Arpaio's Request for Court-Appointed Lawyer Not What It Seems, Sheriff's Official Says
Maricopa County Sheriff Joe Arpaio's request for a court-appointed defense lawyer merely seeks to clarify if a federal judge thinks he really needs one.
That's according to Jack MacIntyre, a deputy chief and spokesman for Arpaio.
As we reported previously, Arpaio's lawyers submitted a court motion to Arizona U.S. District Judge G. Murray Snow on Monday, saying Arpaio and other MCSO employees are "entitled to criminal defense counsel."
Snow suggested at a November 20 hearing that Arpaio or his chief deputy, Jerry Sheridan, might be held in criminal contempt. He believes they're stalling attempts to find out the depths of potential corruption by deceased deputy Ramon Charley Armendariz and possibly other deputies.
Snow stated he'd reached the limits of his patience and was writing a new order to further probe the office. He scheduled a December 4 hearing to go over his planned order, suggesting he may call deputies to testify as witnesses. Snow's inquiry stems from his ruling last year in the Melendres civil-rights case, in which Arpaio's office was found to have racially profiled Hispanics in an attempt to enforce immigration law.
MCSO Deputy Chief Jack MacIntyre
Because of the possibility of criminal charges, county lawyer Tom Liddy and hired outside counsel Michele Iafrate write in their motion, Snow should appoint a defense lawyer.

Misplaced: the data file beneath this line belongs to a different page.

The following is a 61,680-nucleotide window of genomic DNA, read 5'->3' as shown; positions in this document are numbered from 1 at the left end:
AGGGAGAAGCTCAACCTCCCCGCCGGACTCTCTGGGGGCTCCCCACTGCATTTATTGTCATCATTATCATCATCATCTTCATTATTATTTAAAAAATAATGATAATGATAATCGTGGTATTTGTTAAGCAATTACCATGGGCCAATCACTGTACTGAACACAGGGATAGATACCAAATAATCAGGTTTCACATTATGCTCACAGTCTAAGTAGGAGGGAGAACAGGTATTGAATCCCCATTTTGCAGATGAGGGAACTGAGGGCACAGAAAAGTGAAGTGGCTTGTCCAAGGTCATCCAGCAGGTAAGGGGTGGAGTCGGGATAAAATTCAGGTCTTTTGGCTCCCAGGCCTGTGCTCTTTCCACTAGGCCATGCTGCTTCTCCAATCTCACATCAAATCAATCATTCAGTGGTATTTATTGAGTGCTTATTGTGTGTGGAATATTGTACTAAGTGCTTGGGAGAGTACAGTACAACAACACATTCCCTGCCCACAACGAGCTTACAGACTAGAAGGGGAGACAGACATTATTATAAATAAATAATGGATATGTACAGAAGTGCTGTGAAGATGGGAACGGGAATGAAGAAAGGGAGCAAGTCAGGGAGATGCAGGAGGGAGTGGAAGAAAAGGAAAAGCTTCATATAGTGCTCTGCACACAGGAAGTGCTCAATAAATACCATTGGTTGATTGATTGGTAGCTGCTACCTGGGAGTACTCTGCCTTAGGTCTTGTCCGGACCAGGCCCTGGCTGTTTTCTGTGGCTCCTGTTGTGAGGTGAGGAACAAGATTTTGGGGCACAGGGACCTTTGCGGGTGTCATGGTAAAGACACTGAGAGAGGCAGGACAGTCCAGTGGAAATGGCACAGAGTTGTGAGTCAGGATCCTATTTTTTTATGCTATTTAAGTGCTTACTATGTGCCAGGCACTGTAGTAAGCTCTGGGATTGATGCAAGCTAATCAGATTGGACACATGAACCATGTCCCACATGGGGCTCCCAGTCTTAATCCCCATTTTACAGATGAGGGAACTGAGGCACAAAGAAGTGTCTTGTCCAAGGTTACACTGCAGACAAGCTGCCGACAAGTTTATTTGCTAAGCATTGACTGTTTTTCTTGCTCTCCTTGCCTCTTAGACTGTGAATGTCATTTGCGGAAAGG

Yet Arpaio doesn't actually want a court-appointed lawyer, MacIntyre insists.
"The judge made some fairly scathing statements in court," he says. Liddy and Iafrate's motion is "an attempt to find clarification in the judge's order. If you're going to represent your client even slightly avidly, you've got to know what you're facing."
The county won't provide defense lawyers for employees accused of crimes, leaving Arpaio without representation, MacIntyre says, adding that county officials have no idea whether Arpaio or any other county employee is, in fact, being accused by the judge of contempt.
Iafrate, who took over as lead counsel in Melendres after lawyer Tim Casey withdrew, can't simply tell the judge, "I don't understand," MacIntyre insists. Asking Snow to appoint a defense counsel should cause Snow to clarify whether he's actually accusing someone of contempt, MacIntyre says.
If the judge actually grants the request and appoints a lawyer, the case would likely be split into two -- one side civil, as it's been so far, the other side criminal, and the new defense lawyer, whoever it may be, would call for a immediate delay to any criminal-case proceedings, he says.
Arpaio hasn't been ordered to attend the December 4 hearing -- just invited, MacIntyre says. And he hasn't been formally accused of any crime, so why bring a criminal defense lawyer to the table? MacIntyre's point is that, instead of appointing a lawyer, Judge Snow may say neither Arpaio nor other MCSO employees need a defense lawyer.
Stay tuned this week -- this could get even more interesting.
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